“Yes, we know you’re frightened,” Lincoln said, “and you want to stop for a break, go home. However, we have to keep moving. We should be at the meeting.” When he said “meeting” the muscles of Shmolin’s back bunched and tightened and the animal odour of huge cats strengthened.
While I shrank, they had grown. I was now the size of their nocturnal prey. Some mornings, my wife and I found the bodies of small animals the cats laid out on our doormat as gifts. A thought insinuated itself into my mind; these predators were now free to take revenge on me for the times I had ignored their cries of hunger. I had once stepped on Shmolin’s tail — with a sandal, it is true, and accidentally, but afterwards she hadn’t visited for weeks.
Her side pushed against my waist, back and forth in rhythm with her prowl. The movements made it difficult for me to walk over the rocks and I opened my mouth to ask her to slow down. She cut me off.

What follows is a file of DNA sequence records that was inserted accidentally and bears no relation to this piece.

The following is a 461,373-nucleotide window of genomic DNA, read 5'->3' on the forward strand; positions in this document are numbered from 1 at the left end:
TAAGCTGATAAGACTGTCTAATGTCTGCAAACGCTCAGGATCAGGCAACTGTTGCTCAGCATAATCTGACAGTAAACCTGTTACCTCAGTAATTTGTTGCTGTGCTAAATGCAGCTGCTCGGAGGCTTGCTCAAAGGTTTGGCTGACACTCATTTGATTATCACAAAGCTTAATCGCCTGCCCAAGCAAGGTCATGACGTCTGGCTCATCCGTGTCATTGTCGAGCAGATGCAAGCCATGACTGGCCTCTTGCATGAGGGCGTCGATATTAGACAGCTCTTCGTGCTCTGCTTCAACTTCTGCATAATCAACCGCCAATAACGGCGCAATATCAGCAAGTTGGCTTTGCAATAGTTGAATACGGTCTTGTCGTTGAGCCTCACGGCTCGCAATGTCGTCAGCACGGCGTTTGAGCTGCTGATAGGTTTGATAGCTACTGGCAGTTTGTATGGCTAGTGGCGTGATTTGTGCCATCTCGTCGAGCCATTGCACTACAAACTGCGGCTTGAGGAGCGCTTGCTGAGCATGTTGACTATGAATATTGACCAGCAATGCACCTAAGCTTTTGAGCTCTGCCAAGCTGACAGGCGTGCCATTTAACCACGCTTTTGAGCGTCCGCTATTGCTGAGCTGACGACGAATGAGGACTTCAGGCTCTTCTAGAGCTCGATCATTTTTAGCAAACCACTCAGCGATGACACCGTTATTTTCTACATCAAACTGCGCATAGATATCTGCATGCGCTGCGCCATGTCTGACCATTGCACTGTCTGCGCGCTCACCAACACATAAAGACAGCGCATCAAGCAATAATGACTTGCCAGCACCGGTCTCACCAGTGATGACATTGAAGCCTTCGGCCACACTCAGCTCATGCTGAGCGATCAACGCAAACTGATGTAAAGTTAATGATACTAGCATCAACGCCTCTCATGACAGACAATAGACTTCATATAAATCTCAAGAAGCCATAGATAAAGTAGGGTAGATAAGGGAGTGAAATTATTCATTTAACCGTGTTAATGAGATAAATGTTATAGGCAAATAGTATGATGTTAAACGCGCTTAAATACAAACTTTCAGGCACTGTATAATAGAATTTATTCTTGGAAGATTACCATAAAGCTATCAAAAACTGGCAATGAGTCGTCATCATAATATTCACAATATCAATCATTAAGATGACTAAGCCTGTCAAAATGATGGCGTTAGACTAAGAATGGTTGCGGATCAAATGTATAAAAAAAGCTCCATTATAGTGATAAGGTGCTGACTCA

“Danny, after this point, don’t talk. Hide. They’ll eat you or take you hostage if they catch you. Afterwards, Lincoln or I will make sure you get home. Even if I have to carry you in my mouth. Imagine!”
I heard a wet slurp in the darkness, but it wasn’t all that humorous. I pressed closer to the huge haunches and tried to coordinate my halting walk with her stride.
Ahead of us, Lincoln had slowed. The glow from his eyes lit the ferns and I judged we had rounded the side of the shed. Then we were at the opening in the front of the black pyramid of the composter.